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Creating Cyber Warfare Warriors

November 9, 2012, 10:00 PM by Shawn Neisteadt

Creating Cyber Warfare Warriors

Cyber warfare isn't just a Hollywood plot line. It's real. The United States is ramping up protection against a growing number of attacks on federal defense and security networks. If successful, foreign attackers could severely cripple those networks, leaving the nation vulnerable.

A quiet basement computer lab on the campus of Dakota State University in Madison doesn't look all that exciting.  But those who use this room affectionately call it the "hacker lab" and they don't mind being called hackers.

"In my mind it is just someone who likes to learn more. I've always been the kind of kid who has been curious, break apart the VCR to learn how it works and I just went into computers, wondering how everything works and break things to maybe make it better," Dave Miller said.

In fact, hacking is what these students are learning to do. 

"It's awesome. It's one of the best feelings in the world. The first time in class I hacked a machine and got into a remote machine, I just remember this smile and an overwhelming joy that filled me.  It's the best," Miller said.

Miller is a second year grad student at DSU and is enrolled in the university's cyber operations program.  That program is associated with the federal government and the National Security Agency.

"Cyber warfare is a very real threat.  If we want the United States to be able to defend itself in the same way we did 50, 60 years ago in traditional warfare, the venue has just changed to the cyber world," Josh Pauli said.

Professor Josh Pauli says the federal government's computers and networks are under a constant bombardment of attacks.  For years, the government has simply built walls to keep those attacks at bay, now, they're recruiting specialized students to maintain that protection, and go on the hunt.

"You get to play offense, you get to be a hacker to defend the country, but that's your mission.  Your mission is to disrupt other countries, your mission is to protect the U.S. with offensive measures," Pauli said.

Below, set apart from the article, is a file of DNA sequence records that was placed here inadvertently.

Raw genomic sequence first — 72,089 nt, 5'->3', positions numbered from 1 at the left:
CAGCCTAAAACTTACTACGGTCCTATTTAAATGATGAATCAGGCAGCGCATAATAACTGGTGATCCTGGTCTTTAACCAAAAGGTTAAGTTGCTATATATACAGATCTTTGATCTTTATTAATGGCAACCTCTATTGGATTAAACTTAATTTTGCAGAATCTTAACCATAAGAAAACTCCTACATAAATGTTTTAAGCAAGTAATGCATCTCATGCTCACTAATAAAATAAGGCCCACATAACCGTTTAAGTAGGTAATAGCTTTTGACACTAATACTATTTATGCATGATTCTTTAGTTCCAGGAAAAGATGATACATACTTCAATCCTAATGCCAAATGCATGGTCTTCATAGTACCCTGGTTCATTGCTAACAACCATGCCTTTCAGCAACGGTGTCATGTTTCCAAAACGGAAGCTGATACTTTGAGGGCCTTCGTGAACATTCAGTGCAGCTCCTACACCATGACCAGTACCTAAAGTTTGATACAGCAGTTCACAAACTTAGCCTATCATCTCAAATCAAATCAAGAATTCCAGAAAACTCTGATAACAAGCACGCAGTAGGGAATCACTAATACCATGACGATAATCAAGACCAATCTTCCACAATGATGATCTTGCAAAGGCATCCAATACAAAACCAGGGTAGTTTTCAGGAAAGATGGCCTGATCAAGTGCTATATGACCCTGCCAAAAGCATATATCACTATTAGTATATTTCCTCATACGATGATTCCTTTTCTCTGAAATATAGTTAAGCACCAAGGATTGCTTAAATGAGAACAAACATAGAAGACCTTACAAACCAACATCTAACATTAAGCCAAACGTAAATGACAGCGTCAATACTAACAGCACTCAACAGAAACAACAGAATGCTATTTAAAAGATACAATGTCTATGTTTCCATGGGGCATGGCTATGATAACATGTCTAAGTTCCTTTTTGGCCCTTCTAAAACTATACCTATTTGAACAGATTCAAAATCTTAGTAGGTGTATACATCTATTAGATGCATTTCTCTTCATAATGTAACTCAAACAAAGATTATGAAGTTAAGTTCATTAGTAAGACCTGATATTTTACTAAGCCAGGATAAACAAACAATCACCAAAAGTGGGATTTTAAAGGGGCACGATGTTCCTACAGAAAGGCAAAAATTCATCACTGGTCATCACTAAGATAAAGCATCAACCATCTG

Of the four schools currently enrolled in the federal program, DSU is not only the smallest school but also the only public school.

"There are only three or four top level agencies that do cyber operations. They need hundreds and hundreds of people who can do it.  That's why they started the designation program. The majority of our students are going to go do that for a set number of years.  Some will do that for two or three years and they'll want to move back, others will be there for 20, 30 years and become a core member of the federal government workforce," Pauli said.

The students who make it through the program not only have top secret jobs waiting for them, they'll become a front-line force.  You'd think that puts DSU staff members under a tremendous amount of pressure.

"I think the majority of the pressure is internal, both from ourselves as faculty and our students.  Our students constantly pushing, pushing, wanting to know more, and we have a very agile that want to learn more and teach more," Pauli said.

"I know right when we heard about the cyber operations and that we even had the possibility for that, I tried to ramp up my studies as much as I could because it is such a big opportunity for a student, especially in the world we live in now, it's hard to find a job and job security, that's probably one of the greatest things about it," Miller said.

And in the end, the computer work of these students will make our world a safer place and they'll be some of the world's most advanced cyber security specialists.

Nearly 30 universities applied to be part of the federal program.  The others that met the NSA standards are the Naval Postgraduate School, Northeastern University and the University of Tulsa.

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